Can Music Be Intelligent?

Can Music Be Intelligent?

© Music Education Works

To frame the subject of can music be intelligent, we must first disregard most music that has lyrics or words from the subject.

Studies have shown that people who received musical training displayed improved intelligence. But can music by itself be intelligent? Maybe this can only be answered by drawing comparisons. So, can some music sound more insightful than other music?

Firstly, why would anyone want to know if music can be intelligent? Many people think of classical music as an art form, and we generally describe popular music as entertainment. So, does it take different levels of intelligence to create and to listen to classical and popular music? And is one saying something more intelligent than the other?

Bach: Chaconne from Partita No. 2 in D minor

Let us take a few well-known pieces. J.S. Bach’s Chaconne from Partita No. 2 in D minor. And The Entertainer by Scott Joplin played here on a 1915s piano by the amusing and talented Lord Vinheteiro.

Joplin: The Entertainer

Both pieces are instrumental music and are meant to communicate something specific. The Chaconne, is it saying something more cerebral and cleverer than The Entertainer? Does the answer lay in the reasons why we listen to music? Do you listen to music to be entertained or do you listen to be intellectually stimulated, challenged even? These questions could go on forever, such as can people listen to classical music for its entertainment value alone? And can people be mentally tested by pop music?

Can Music Be Intelligent?

© Getty Images/ Inc.

Any sort of music can be intellectualised, however, can the opposite be argued? Can you argue that Bach’s music is not appealing because it doesn’t sound like intelligent music? One could say that a lot of pop music is designed specifically for entertainment purposes and to appeal to the populace. Hence it wouldn’t be popular otherwise, would it? But could you say the same about Bach’s Chaconne? Yes, you could. Because among classical music lovers, it is known as a popular piece. And people do listen to it to be entertained, but does it intellectually stimulate at the same time? I’m guessing it does.

Maybe, all music is categorised by us through our values and preferences and not our intellectual likes and dislikes. I’m guessing that this question of can music be intelligent will remain an unresolved theoretical problem. However, I know some people believe that classical music is intellectually superior to pop music; I do not.

I learnt to love classical music through the frame of pop music, and I love both equally because they offer something unique and specific through their different mediums.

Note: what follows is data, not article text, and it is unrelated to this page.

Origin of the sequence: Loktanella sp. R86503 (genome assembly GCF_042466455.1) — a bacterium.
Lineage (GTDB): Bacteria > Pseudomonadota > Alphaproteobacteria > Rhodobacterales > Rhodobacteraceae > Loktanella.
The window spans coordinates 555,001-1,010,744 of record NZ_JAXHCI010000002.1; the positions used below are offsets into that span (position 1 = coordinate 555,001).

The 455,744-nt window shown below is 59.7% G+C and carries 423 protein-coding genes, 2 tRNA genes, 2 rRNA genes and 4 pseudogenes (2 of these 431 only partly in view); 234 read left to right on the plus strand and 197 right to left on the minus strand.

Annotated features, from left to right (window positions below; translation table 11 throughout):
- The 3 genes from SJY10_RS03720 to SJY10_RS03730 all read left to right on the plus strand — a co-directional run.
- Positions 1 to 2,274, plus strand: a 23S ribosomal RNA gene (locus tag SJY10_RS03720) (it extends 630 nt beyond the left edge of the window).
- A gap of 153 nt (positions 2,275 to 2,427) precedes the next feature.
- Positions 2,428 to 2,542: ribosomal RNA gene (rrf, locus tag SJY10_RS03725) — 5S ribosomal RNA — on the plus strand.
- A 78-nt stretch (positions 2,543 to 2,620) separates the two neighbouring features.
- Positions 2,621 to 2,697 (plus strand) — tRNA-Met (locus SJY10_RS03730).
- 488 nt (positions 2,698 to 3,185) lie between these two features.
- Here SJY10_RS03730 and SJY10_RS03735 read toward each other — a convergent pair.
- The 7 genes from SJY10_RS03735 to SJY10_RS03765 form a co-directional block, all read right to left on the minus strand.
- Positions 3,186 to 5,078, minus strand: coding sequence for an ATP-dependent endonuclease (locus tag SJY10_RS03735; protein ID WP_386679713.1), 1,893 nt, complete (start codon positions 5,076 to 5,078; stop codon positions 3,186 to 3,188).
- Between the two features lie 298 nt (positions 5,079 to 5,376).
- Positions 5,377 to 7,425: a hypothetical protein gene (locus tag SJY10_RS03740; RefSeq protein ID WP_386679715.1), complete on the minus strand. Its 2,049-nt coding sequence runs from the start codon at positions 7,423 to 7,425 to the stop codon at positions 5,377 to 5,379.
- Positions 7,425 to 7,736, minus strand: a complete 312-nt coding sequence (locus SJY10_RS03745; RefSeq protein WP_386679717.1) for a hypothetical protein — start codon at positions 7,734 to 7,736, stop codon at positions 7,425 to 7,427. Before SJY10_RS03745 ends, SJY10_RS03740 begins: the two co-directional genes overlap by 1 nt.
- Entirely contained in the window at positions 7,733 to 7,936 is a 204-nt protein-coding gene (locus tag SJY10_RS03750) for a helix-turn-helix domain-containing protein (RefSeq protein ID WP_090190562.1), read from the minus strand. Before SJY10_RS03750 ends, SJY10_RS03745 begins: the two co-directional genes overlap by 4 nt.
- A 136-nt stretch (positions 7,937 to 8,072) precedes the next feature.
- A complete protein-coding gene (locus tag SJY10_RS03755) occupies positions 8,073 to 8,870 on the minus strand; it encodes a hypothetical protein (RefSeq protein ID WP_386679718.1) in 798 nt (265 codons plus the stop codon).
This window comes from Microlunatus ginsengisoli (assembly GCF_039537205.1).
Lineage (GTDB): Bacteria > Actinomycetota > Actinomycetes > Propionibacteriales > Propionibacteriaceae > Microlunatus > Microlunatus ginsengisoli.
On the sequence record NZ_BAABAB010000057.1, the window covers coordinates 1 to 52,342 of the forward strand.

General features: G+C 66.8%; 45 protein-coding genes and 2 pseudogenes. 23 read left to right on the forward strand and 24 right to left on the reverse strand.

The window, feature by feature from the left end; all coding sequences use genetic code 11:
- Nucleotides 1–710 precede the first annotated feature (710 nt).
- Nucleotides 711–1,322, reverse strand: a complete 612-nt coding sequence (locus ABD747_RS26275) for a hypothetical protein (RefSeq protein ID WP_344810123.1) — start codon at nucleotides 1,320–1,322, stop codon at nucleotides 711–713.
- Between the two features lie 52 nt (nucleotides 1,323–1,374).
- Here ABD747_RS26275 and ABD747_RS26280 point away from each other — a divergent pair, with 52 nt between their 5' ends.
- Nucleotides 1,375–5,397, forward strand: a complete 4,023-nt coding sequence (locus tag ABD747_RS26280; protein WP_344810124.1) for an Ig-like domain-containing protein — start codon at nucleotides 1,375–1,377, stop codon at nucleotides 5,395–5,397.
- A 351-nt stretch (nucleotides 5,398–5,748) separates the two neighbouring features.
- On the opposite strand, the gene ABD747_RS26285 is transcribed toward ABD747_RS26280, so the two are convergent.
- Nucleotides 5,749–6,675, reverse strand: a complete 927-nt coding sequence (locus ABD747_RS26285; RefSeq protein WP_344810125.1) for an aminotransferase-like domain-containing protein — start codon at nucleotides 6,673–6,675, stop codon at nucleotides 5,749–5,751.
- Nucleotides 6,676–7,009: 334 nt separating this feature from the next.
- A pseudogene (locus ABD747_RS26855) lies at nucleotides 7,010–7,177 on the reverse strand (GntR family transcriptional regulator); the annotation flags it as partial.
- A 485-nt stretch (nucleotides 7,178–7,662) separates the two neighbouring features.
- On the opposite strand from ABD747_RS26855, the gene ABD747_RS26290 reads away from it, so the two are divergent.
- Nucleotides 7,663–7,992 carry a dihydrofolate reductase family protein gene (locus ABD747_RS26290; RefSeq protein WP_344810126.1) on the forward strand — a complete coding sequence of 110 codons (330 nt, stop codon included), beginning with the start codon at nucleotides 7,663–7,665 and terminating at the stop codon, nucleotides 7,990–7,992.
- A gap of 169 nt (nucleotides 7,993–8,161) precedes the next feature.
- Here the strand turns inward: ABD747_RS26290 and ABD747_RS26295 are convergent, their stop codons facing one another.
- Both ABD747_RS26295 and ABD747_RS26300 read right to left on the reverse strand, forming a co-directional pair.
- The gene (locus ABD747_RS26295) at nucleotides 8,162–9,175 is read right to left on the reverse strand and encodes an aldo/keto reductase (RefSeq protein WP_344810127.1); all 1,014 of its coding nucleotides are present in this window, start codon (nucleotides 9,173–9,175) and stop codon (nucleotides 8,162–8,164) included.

I write the style of music I do because I know it will appeal to a certain type of listener. And that through the voice of classical music I have found a form of expression that best fits what I want to say and how I want to say it.

I write my music to be intellectually stimulating and entertaining. Back onto Bach. I find a lot of Bach’s music to be more intellectually stimulating than entertaining. For me, this is a crime. But Bach is perhaps the only composers that I would say this about. Maybe I am not smart enough to understand his music, and that is why it doesn’t appeal to me. If that is true, just how smart do you have to be to understand Bach’s music?

Can only an intellectual person be content listening to Bach? People talk of the “mathematical precision” of Bach. For me, this sort of thing is the antithesis of why I listen to and create music. Music has a lot to do with maths, but that’s only in the construction stage. Music must emotionally appeal over any other ideal or technicality before I can find enjoyment in it.

That said, some of Bach’s pieces are emotionally enjoying for me. Such as his Air from the Orchestral Suite No. 3 in D major BWV 1068.

Bach: Air from Orchestral Suite No. 3 in D major

For me, order and form in music come second to emotional content. Music must offer a level of emotional appeal prior to anything else before it comes out of my pen or brain. However, some people say that Bach’s music offers all this and more, I do not agree.

Most classical music, especially orchestral music, seems to pertain to a higher level of intellectual output than say over a pop song. But this is just a perception. That is what most of us have learnt to accept as the chosen vernacular around classical music through years of having that equation thrust down our throats with no proof.

Most of the pop music I listen to, I describe as intellectual and entertaining. Take the hit song of several years ago by the British trip-hop group, Olive, You’re not Alone. This fills my passion for music on every level. It’s deep electronic beat and gated synthesiser driven tune with that seductive and alluring voice of lead singer Ruth-Ann Boyle makes me think and feel. This is what good music should do, whether it is classical or popular.

For more of the best in classical music, sign up to our E-Newsletter

Oliver: You’re not Alone

More Opinion


  1. Interesting but brief article. I feel you are talking a great deal about the reactions to the music of which you are immediately aware. Yet I think that we each have reactions to the different musics at levels below our conscious awareness. I think that any connection with music is healthy but that frequent interaction with different types probably has a long-lasting but subliminal effect on how our brain processes our interactions with the world. I would love to see someone study that.

Leave a Comment

All fields are required. Your email address will not be published.